Older children and teens may stop caring about themselves or family members,
may not want to go to school and, in general, may lose interest in life activities. Older children may also show signs of
erratic sleeping and eating patterns.
In some children, the only signs of depression may be headaches, stomachaches,
not wanting to go to school or losing their temper. When these signs last for several weeks, the child might be depressed.
The first step is to talk to your child about his or her thoughts and feelings. It is also a good idea to
talk to a doctor about your child's behavior and your concerns about depression. A doctor may be helpful because a medical
problem may be causing the depression.
The treatment for depression may involve both medicine and counseling. Most
depressed children and teens should talk to a counselor, therapist, psychologist or psychiatrist about what is making them
feel the way they are feeling. A family doctor can refer you and your child to someone for counseling. Common medications
given to children to treat depression include Paxil and Zoloft, but there is ongoing debate over whether it benefits children
to prescribe anti-depressants.
Smelling of alcohol or marijuana
Change in eating and sleeping patterns
Glassy, bloodshot eyes
Marked changes in weight or appearance
Warning signs can be divided into two categories: physical signs and behavior signs.
Friends suddenly change (be wary if new friendships are with much older teenagers or young adults)
Erratic, unpredictable behavior and mood swings
Little contact or avoidance of family
Constant disciplinary concerns at school and home
Talks positive about chemical use
Depressed, withdrawn and hopeless attitudes or statements
Talks about running away from home
Overly preoccupied with secrecy or privacy
Difficulty with attention span
Entertains suicidal thoughts
Gang involvement or identification
Sudden outbursts of verbal abuse and abusive language or easily provoked Irresponsibility - blaming, denying,
fault-finding or lying
Hyperactivity or nervousness
Trouble with the law, shoplifting, truancy, DUI, disorderly conduct
What To Do
of prevention, it seems that all experts agree that kids need to be educated at young ages about drugs and alcohol, and their
dangers. The process starts when parents educate themselves about substance abuse, and then establish the family rules for
drugs and alcohol.
Then it comes down to good parenting. This means making time for kids, listening and knowing everything
about them and knowing whom they hang out with.
If prevention strategies are too late, and you think your child may
be using drugs, it's best to communicate with your child about your concerns. If he or she is reluctant to talk, ask other
adults in your child's life if they have noticed changes in behavior. The best place to start is at school - teachers, guidance
counselors, school nurses and coaches can be helpful. Many schools have prevention specialists who can help you if you suspect
Even when the signs are obvious, parents sometimes have difficulty admitting that their child could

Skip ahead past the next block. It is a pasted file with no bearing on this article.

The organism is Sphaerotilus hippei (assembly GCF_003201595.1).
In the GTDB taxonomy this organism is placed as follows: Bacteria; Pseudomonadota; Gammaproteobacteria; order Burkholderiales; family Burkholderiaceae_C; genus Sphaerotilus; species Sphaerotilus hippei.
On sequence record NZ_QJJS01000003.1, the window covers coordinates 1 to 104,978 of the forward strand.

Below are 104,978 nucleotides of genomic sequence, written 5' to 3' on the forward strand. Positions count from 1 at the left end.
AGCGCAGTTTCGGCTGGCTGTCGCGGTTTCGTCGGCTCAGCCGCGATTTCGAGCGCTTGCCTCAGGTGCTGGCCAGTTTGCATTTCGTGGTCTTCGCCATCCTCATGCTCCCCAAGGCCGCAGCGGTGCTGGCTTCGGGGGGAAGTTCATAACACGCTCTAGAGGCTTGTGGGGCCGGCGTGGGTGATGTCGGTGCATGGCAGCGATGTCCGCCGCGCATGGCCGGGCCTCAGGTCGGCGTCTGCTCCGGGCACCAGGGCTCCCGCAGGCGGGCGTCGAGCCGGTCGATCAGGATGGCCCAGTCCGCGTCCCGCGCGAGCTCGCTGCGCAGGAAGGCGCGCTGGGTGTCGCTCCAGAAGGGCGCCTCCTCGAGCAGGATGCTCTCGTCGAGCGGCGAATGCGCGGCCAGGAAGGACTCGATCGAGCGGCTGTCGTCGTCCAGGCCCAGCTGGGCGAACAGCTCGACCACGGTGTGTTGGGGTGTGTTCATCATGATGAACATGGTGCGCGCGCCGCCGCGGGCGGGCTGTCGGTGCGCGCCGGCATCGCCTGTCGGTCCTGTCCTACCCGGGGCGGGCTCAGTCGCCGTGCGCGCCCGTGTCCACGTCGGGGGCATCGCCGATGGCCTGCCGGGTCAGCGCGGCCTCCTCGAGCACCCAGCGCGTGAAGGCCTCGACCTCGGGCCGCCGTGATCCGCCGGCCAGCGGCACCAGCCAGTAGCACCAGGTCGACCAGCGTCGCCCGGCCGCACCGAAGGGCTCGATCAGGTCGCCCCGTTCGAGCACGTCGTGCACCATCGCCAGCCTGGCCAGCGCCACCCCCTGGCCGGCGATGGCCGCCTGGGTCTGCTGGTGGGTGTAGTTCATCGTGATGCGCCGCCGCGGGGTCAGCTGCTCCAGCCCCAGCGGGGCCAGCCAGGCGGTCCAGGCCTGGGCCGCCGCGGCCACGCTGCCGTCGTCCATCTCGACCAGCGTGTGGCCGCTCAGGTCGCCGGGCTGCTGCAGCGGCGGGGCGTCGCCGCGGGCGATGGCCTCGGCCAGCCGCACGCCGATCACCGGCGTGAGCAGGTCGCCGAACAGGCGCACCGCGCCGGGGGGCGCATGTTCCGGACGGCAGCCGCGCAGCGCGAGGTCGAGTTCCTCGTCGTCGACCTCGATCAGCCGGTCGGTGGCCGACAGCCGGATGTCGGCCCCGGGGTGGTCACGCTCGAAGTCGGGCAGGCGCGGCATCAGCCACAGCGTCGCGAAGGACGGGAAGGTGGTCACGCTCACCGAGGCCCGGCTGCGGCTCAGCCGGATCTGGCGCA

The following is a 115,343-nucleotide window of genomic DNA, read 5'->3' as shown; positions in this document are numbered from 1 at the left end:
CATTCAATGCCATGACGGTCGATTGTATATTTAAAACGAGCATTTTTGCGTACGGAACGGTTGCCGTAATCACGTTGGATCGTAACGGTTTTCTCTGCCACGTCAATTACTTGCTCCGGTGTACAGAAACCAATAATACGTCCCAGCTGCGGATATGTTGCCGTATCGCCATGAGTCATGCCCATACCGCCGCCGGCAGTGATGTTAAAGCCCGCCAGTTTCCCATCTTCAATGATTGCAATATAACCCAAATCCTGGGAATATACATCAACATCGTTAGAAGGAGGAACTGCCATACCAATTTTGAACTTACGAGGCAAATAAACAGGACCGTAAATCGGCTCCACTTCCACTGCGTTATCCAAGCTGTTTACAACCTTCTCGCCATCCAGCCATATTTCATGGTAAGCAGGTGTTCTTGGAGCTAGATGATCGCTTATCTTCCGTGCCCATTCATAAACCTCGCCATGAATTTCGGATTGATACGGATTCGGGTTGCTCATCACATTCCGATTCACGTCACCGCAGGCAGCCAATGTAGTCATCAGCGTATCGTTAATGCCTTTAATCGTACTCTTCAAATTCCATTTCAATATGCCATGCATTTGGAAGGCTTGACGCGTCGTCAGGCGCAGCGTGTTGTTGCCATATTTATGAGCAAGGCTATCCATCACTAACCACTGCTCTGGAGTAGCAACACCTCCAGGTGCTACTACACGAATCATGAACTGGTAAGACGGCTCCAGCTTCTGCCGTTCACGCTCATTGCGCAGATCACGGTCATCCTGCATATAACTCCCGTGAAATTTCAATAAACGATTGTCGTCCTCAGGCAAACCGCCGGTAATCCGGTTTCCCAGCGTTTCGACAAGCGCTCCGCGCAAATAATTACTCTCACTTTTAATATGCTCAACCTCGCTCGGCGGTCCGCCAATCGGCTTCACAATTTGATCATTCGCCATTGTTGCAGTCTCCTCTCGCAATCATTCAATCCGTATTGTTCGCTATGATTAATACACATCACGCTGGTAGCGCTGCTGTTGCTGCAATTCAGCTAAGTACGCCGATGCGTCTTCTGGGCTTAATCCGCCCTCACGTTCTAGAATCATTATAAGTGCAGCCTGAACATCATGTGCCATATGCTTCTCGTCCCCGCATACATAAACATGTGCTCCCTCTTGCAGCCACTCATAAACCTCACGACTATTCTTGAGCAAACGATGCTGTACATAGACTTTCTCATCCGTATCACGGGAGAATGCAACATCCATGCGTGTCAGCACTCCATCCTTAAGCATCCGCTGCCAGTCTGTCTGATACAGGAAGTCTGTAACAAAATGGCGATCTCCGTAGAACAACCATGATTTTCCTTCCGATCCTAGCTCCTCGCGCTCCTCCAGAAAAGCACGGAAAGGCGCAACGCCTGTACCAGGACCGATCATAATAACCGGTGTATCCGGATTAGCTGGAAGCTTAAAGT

have a problem. Anger, guilt, and a sense of failure as a parent are common reactions. If a child is using drugs, it is important
for parents to avoid blaming themselves, and to get help as soon as possible.
Many young people lie about their drug
use. If evidence suggests that a child is not being truthful, a doctor’s evaluation could be helpful.
upon the severity of a child's drug use, parents will probably need help to intervene. Call a doctor, local hospital, state
or local substance abuse agencies, or county mental health society for a referral to a drug treatment program in the area.
School districts should have a substance abuse counselor who can give referrals to treatment programs. Parents whose children
have been through treatment programs can also provide information and support to help.
What It Is
Self-mutilation is when someone intentionally injures himself or herself when under emotional
stress. The injuries are often cuts or bites, or something severe enough to damage body tissue. Self-mutilation often occurs
as a result of psychological disorders (such as depression or borderline personality disorder) or sexual abuse, and is also
a warning sign of a potential suicide.
A person usually begins self-mutilation at the onset of puberty, according
to S.A.F.E. (Self-Abuse Finally Ends). The warning signs are fairly obvious: recurring wounds that look like they have been
inflicted with scissors, knives, glass, razorblades, or belts, as well as burn marks form lighters or cigarettes. If discovered,
the person will often make up excuses as to how they got the injuries. S.A.F.E. also reports that many sufferers are also
struggling with eating disorders and substance abuse.
The Bio-Behavioral Institute reports that the prevalence rate
of self-mutilation in the U.S. is estimated to be about 1 to 2%, with higher rates among institutionalized individuals and
survivors of childhood abuse. The acts are often a form of self-punishment that the victims feel they need to impose to feel
in control of themselves.
What To Do
Self-mutilation is a serious condition, and effective medical
treatment involves a combination of therapy and medication. There is no specific drug used to treat the condition, but there
are medications that help reduce the symptoms of anxiety, obsessive-compulsive disorder, lack of sleep and depression that
are prevalent in victims of the illness.
A good starting point to get help is the S.A.F.E. program’s Web site, at